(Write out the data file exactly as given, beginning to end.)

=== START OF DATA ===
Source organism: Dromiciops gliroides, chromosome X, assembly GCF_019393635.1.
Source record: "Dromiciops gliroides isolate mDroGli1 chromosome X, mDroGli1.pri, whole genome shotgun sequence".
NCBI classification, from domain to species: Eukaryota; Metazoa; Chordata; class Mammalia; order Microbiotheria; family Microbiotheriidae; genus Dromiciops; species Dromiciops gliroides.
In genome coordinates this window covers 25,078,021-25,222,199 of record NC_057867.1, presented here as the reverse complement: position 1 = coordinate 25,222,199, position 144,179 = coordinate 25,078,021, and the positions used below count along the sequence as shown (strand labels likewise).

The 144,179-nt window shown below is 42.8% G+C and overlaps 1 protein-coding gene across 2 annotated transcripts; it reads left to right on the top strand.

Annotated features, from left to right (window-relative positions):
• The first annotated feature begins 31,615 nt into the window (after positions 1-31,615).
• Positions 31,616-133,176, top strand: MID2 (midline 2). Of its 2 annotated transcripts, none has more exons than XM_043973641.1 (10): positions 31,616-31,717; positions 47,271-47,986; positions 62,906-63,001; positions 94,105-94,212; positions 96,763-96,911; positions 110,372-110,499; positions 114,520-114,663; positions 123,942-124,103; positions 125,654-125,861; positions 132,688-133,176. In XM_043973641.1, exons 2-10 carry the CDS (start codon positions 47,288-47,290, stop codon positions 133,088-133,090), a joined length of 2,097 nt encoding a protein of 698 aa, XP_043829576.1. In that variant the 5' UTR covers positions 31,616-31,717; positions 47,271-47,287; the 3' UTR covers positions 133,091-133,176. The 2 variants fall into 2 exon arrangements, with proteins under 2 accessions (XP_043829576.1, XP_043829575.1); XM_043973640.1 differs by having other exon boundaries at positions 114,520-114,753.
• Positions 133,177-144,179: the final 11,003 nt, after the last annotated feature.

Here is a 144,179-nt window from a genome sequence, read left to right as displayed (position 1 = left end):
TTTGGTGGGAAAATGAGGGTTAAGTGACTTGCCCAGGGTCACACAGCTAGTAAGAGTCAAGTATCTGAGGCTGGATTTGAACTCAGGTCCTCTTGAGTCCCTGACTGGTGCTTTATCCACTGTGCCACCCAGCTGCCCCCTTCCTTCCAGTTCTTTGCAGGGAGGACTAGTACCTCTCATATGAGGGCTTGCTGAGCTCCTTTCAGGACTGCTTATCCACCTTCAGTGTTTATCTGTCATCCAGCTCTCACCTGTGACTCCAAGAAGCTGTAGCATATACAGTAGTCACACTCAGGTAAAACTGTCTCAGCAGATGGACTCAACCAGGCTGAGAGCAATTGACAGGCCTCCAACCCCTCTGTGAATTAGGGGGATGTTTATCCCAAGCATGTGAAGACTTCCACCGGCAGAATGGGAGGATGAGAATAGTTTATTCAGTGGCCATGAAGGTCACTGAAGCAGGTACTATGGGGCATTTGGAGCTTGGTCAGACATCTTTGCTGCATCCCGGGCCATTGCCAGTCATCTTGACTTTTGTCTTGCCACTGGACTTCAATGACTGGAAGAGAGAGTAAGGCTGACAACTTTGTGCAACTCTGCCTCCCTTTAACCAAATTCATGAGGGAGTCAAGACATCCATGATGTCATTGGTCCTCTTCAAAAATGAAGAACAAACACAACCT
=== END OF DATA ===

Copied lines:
Source organism: Dromiciops gliroides, chromosome X, assembly GCF_019393635.1.
Source record: "Dromiciops gliroides isolate mDroGli1 chromosome X, mDroGli1.pri, whole genome shotgun sequence".
NCBI classification, from domain to species: Eukaryota; Metazoa; Chordata; class Mammalia; order Microbiotheria; family Microbiotheriidae; genus Dromiciops; species Dromiciops gliroides.
In genome coordinates this window covers 25,078,021-25,222,199 of record NC_057867.1, presented here as the reverse complement: position 1 = coordinate 25,222,199, position 144,179 = coordinate 25,078,021, and the positions used below count along the sequence as shown (strand labels likewise).

The 144,179-nt window shown below is 42.8% G+C and overlaps 1 protein-coding gene across 2 annotated transcripts; it reads left to right on the top strand.

Annotated features, from left to right (window-relative positions):
• The first annotated feature begins 31,615 nt into the window (after positions 1-31,615).
• Positions 31,616-133,176, top strand: MID2 (midline 2). Of its 2 annotated transcripts, none has more exons than XM_043973641.1 (10): positions 31,616-31,717; positions 47,271-47,986; positions 62,906-63,001; positions 94,105-94,212; positions 96,763-96,911; positions 110,372-110,499; positions 114,520-114,663; positions 123,942-124,103; positions 125,654-125,861; positions 132,688-133,176. In XM_043973641.1, exons 2-10 carry the CDS (start codon positions 47,288-47,290, stop codon positions 133,088-133,090), a joined length of 2,097 nt encoding a protein of 698 aa, XP_043829576.1. In that variant the 5' UTR covers positions 31,616-31,717; positions 47,271-47,287; the 3' UTR covers positions 133,091-133,176. The 2 variants fall into 2 exon arrangements, with proteins under 2 accessions (XP_043829576.1, XP_043829575.1); XM_043973640.1 differs by having other exon boundaries at positions 114,520-114,753.
• Positions 133,177-144,179: the final 11,003 nt, after the last annotated feature.

Here is a 144,179-nt window from a genome sequence, read left to right as displayed (position 1 = left end):
TTTGGTGGGAAAATGAGGGTTAAGTGACTTGCCCAGGGTCACACAGCTAGTAAGAGTCAAGTATCTGAGGCTGGATTTGAACTCAGGTCCTCTTGAGTCCCTGACTGGTGCTTTATCCACTGTGCCACCCAGCTGCCCCCTTCCTTCCAGTTCTTTGCAGGGAGGACTAGTACCTCTCATATGAGGGCTTGCTGAGCTCCTTTCAGGACTGCTTATCCACCTTCAGTGTTTATCTGTCATCCAGCTCTCACCTGTGACTCCAAGAAGCTGTAGCATATACAGTAGTCACACTCAGGTAAAACTGTCTCAGCAGATGGACTCAACCAGGCTGAGAGCAATTGACAGGCCTCCAACCCCTCTGTGAATTAGGGGGATGTTTATCCCAAGCATGTGAAGACTTCCACCGGCAGAATGGGAGGATGAGAATAGTTTATTCAGTGGCCATGAAGGTCACTGAAGCAGGTACTATGGGGCATTTGGAGCTTGGTCAGACATCTTTGCTGCATCCCGGGCCATTGCCAGTCATCTTGACTTTTGTCTTGCCACTGGACTTCAATGACTGGAAGAGAGAGTAAGGCTGACAACTTTGTGCAACTCTGCCTCCCTTTAACCAAATTCATGAGGGAGTCAAGACATCCATGATGTCATTGGTCCTCTTCAAAAATGAAGAACAAACACAACCT